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Bent County Farmers Take Issue with Agreement on Water Sharing with the Springs

(Las Animas, CO) -- Time. More time is what the majority of a crowded Bent County courtroom wanted to consider amending an intergovernmental agreement with Colorado Springs to share water.

Fifth generation farmer Curtis Tempel stood to speak on the agreement and said he knew this was coming but he's disappointed in the process. He said he felt that three hours wasn't long enough to talk about long term effects on property owners.

"It's Government overreach at its finest!" Tempel added.

Tempel explained that Bent County farmers are cash poor and land rich but he didn't feel that the money offered would be enough for perpetuity.

Another farmer, Burt Heckman took his turn at the microphone to speak. He said he's a share holder and a 4th generation farmer and stated he wants to see a better definition of how the money to the county would be spent. Heckman felt it was disheartening that the three year long negotiations did not include public meetings with share holders. He also urged a slow down of the process and a chance to better review what Colorado Springs Utilities and the county had agreed to in the IGA, (intergovernmental agreement)

Ryan Hemphill said looking to the future, the county should have the ability to lease water but it needs to be set up right because water might not be there for future wells, drinking water, water for general use by the people.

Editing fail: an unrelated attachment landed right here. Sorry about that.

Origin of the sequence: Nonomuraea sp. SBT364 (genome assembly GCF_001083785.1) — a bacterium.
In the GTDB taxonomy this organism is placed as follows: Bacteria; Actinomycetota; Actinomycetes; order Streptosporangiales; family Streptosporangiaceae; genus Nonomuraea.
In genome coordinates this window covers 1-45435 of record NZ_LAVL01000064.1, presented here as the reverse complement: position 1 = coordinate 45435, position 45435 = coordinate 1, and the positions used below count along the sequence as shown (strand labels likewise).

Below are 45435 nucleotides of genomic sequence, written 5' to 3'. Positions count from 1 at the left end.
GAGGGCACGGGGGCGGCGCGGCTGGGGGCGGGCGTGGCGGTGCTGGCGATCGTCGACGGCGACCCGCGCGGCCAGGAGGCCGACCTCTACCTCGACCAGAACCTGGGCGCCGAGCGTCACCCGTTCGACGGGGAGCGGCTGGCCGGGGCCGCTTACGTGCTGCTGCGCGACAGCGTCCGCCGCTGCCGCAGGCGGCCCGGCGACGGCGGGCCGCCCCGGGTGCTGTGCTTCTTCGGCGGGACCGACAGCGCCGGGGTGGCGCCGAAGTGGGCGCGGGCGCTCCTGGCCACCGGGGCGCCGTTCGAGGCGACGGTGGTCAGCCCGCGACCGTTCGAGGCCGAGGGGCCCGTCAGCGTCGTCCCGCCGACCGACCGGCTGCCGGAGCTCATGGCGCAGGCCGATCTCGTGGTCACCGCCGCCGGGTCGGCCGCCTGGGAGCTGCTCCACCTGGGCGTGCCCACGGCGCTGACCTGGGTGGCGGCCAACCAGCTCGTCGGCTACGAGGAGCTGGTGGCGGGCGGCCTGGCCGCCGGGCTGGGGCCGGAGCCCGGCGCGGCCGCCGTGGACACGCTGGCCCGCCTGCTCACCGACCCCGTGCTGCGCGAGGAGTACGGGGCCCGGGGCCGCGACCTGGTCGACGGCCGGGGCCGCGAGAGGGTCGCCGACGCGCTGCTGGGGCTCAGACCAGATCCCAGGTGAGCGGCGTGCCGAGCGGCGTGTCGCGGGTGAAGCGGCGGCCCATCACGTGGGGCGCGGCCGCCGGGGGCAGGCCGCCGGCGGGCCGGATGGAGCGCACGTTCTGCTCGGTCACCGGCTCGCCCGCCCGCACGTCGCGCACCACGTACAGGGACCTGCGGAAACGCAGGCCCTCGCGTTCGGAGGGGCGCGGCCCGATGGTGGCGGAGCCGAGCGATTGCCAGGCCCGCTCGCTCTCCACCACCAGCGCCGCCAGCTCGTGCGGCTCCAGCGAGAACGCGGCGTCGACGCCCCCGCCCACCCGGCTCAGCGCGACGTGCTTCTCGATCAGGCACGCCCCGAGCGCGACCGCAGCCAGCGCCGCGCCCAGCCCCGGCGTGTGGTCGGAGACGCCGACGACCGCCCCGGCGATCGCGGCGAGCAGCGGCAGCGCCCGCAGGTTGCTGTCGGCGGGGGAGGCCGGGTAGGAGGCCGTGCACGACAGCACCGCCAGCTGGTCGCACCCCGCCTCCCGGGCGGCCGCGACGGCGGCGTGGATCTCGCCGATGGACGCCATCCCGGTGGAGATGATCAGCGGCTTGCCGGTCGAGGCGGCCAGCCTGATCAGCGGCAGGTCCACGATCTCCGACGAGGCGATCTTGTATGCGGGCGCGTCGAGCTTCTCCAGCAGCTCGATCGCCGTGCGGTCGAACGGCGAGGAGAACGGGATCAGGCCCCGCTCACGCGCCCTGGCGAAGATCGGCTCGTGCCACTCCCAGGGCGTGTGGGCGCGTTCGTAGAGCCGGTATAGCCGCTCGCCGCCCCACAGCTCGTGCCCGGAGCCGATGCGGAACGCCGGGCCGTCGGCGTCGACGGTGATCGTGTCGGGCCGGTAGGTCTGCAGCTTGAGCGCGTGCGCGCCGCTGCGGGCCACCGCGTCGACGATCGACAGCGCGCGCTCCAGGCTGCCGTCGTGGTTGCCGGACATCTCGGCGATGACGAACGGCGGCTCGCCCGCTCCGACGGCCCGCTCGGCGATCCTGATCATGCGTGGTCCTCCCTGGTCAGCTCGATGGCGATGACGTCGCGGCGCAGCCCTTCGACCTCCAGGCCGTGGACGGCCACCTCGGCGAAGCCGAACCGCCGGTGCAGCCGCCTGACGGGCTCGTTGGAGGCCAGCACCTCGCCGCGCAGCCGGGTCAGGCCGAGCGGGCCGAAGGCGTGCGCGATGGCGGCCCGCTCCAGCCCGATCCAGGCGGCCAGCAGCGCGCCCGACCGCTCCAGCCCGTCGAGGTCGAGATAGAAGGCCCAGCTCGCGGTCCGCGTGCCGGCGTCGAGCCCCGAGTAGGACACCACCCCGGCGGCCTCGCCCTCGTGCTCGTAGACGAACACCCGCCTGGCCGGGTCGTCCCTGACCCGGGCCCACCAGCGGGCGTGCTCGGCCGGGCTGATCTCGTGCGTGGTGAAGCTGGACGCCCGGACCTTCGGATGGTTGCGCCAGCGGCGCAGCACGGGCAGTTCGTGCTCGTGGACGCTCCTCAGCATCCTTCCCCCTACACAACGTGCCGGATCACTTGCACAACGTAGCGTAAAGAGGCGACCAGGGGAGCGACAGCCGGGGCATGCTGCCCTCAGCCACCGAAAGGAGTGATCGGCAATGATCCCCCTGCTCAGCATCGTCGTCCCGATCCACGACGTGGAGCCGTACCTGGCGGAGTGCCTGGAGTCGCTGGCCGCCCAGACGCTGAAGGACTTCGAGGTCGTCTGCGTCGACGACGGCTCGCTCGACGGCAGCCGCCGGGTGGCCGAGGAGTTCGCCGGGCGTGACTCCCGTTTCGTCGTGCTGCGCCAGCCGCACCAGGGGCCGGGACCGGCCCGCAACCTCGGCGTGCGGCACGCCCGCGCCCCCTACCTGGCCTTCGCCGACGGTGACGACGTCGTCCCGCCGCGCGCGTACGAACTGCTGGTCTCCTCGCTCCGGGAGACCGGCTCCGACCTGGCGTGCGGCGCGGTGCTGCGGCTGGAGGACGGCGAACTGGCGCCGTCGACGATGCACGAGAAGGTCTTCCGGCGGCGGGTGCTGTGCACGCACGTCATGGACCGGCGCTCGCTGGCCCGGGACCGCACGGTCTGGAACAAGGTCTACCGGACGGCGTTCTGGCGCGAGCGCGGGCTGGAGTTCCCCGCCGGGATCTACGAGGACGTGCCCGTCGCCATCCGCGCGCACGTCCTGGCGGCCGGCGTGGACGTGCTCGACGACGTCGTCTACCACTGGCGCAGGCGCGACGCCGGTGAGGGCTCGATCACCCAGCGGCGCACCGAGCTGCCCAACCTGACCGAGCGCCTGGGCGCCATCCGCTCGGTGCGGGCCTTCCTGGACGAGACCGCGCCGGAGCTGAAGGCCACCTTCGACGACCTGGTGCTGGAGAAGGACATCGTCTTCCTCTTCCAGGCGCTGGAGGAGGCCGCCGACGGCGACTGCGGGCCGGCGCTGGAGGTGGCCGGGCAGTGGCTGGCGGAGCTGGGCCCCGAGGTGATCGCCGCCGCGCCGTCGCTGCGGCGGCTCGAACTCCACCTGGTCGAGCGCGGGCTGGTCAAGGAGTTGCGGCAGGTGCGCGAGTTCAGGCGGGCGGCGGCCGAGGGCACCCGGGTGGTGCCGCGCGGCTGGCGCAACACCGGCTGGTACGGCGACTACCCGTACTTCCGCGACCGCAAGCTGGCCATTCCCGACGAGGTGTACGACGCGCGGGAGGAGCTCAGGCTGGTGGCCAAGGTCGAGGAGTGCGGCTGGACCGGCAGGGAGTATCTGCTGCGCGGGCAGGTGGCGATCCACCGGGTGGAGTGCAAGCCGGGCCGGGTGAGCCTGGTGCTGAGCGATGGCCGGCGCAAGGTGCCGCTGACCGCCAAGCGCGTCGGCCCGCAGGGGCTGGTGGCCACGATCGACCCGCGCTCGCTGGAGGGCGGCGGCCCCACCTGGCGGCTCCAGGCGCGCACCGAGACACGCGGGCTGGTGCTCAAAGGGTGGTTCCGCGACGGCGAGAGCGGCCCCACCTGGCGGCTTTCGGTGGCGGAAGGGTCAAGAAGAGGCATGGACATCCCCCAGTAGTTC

Farmer Derrick Heckman stepped up to say he feels it has been rushed and added that he understands it's been three years but it's been three years "behind closed doors."

Tired of living on insurance, McClave farmer Dave Reyher said his piece by stating that the drought has already made if difficult.

Water attorney David Hayes, special counsel to Bent County, explained that the county cannot prevent water from leaving but feels this IGA helps to mitigate the issue. Hayes said it's an innovative alternative to the traditional buy and dry.

The agreement provides economic mitigation to the county for the loss in taxes from the 3,1,25 acres that would be dried up. On page seven on the IGA it states the county would receive money from Colorado Springs Utilities to fund a position that would make up for the loss.

Here is the exact excerpt from the IGA:

Former Bent County commissioner and resident Bill Long has been assisting on the agreement.

"It is probably the most thoughtful agreement on water sharing in the west," he told the crowded room at Tuesday morning's meeting.

For now there will be changes drafted on the IGA to address some of the concerns voiced at the meeting. Colorado Springs Utilities will need to take the agreement to their city council and public works for approval.

A copy of the IGA is on the Bent County website at

If you'd like to read our original story on water sharing with Colorado Springs, you can find it here.


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